About 40% of us, city dwellers, live in apartments. That means we have a form of shared ownership of the apartment building we live in. It’s called Strata Title, and apartment owners have a share of the Owners Corporation (OC), which owns the building. We talk more about this here.
Usually the OC appoints someone to manage their affairs. In most cases, it’s a Strata Management company that assigns a dedicated Strata Manager to look after the building. Alternatively, a member of the OC takes on the role and manages the building on behalf of all owners. We talk about pros and cons of both arrangements in this article.
Strata Managers perform an important role as OCs have numerous legislative and administrative obligations to meet. Strata Data provides a good snapshot of Strata Managers roles and responsibilities. And one of the important jobs of a Strata Manager is to keep records of what happens in the building. This ranges from insurance, finances, meetings, correspondence, legal matters and day to day maintenance.
Unfortunately, many Strata Managers struggle to do a good job at keeping records.
We know this because we inspect them every day. And there are three main factors here:
1. Absence of a Standard
Part of the problem is that there is no standard system for keeping records. That means different Strata Management businesses have their own record keeping system. This can make it hard to find the right information when searching through the records for a building.
This also means that different Strata Management business have their own way of minuting meetings. Sometimes we see minutes that simply refer to “remedial works” for example, without identifying any specific information about these works. Again, this makes it difficult to determine what’s going on in the building, including the issues discussed by members of the OC.
2. Management Fees
While I’m no expert on Strata Management, I think that pressures on strata management fees are part of the reason for poor performance. OCs often look for the lowest management fee, thinking they are saving money. But actually, they might be creating problems for themselves. Lower fees often mean each Strata Manager needs to manage more buildings in their portfolio to make their business viable. This can mean they tend to be overworked and have limited time available to look after records.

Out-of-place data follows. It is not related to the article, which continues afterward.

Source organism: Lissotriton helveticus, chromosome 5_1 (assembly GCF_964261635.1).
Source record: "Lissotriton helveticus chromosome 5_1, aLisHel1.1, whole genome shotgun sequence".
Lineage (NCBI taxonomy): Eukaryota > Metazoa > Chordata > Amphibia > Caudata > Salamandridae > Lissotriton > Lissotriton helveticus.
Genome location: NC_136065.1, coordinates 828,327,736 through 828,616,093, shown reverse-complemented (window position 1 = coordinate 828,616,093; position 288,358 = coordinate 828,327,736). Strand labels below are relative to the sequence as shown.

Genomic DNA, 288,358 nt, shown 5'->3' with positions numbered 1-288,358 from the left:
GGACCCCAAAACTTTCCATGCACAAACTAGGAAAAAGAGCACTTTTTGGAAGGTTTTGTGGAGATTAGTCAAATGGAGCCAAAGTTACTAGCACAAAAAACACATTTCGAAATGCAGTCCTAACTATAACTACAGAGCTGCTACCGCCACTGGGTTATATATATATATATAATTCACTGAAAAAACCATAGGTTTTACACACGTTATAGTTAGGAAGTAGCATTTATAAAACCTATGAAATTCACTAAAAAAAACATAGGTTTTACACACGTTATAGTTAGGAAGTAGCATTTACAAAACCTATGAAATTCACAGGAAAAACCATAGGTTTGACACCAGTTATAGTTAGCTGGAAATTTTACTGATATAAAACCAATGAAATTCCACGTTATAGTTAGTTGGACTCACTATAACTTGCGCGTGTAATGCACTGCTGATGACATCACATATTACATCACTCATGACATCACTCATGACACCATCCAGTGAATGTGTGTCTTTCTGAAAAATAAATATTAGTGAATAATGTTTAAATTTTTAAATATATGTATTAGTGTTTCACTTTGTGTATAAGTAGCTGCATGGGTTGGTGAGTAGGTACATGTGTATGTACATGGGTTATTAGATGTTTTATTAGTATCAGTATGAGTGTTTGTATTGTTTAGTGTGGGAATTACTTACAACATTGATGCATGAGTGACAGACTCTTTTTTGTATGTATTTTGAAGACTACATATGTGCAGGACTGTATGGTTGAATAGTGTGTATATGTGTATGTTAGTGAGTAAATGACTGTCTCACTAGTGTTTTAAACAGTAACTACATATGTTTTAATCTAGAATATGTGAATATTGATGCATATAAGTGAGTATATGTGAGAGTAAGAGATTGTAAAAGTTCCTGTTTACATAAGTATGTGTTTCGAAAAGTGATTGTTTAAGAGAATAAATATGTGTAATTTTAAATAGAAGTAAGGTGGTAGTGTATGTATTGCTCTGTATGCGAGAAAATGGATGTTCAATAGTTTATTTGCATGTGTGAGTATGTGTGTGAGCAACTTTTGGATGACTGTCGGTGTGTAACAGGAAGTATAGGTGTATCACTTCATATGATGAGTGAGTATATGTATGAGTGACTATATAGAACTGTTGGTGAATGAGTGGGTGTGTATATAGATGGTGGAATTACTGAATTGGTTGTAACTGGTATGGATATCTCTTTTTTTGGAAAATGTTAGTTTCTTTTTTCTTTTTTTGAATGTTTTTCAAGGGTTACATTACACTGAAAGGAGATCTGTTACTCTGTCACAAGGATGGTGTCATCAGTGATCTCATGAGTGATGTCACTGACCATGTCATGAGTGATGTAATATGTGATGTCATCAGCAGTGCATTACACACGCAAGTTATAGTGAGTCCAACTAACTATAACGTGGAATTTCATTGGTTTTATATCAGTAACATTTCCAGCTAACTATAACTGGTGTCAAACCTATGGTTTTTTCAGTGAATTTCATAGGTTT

3. Strata Managers get Sacked
A direct outcome of the previous point is a situation like this: OCs are not happy with poor service they are receiving and start looking for a new low-fee Strata Manager. And once they find one, the current one gets sacked. When they get sacked, they need to transfer the records for the building to the new manager. This rarely goes well. Records go missing, they are mis-filed (because there’s no standard filing process) or aren’t transferred at all.
So, this can mean records get worse after a change of a Strata Manager. Now there are more gaps in the records.
The bottom line is that it can be a lottery whether your apartment building has good records about what’s happening (or happened) in your building.
And the real losers here are the apartment owners themselves, but I think many of them aren’t even aware of this issue. By appointing a Strata Manager, they have outsourced record keeping for their building and might be unaware of the state of the records of their OC.
Really, they’ve given up control of their own records.
While OCs still have access to some records via the Strata Manager or the manager’s record keeping software, they don’t have a backed-up copy that belongs to the OC.
And as it stands now, owners or potential owners, often have trouble accessing information because of poor record keeping, and because Strata Managers are often unhelpful.
Surely there has got to be a better way.
All OCs should ask their strata manager for a full download (or copy if records are in paper form) of their records and then a download of new records every month, so they are kept up-to-date. This should be fairly simple with today’s technology, but I’ll bet strata managers wouldn’t see it that way.
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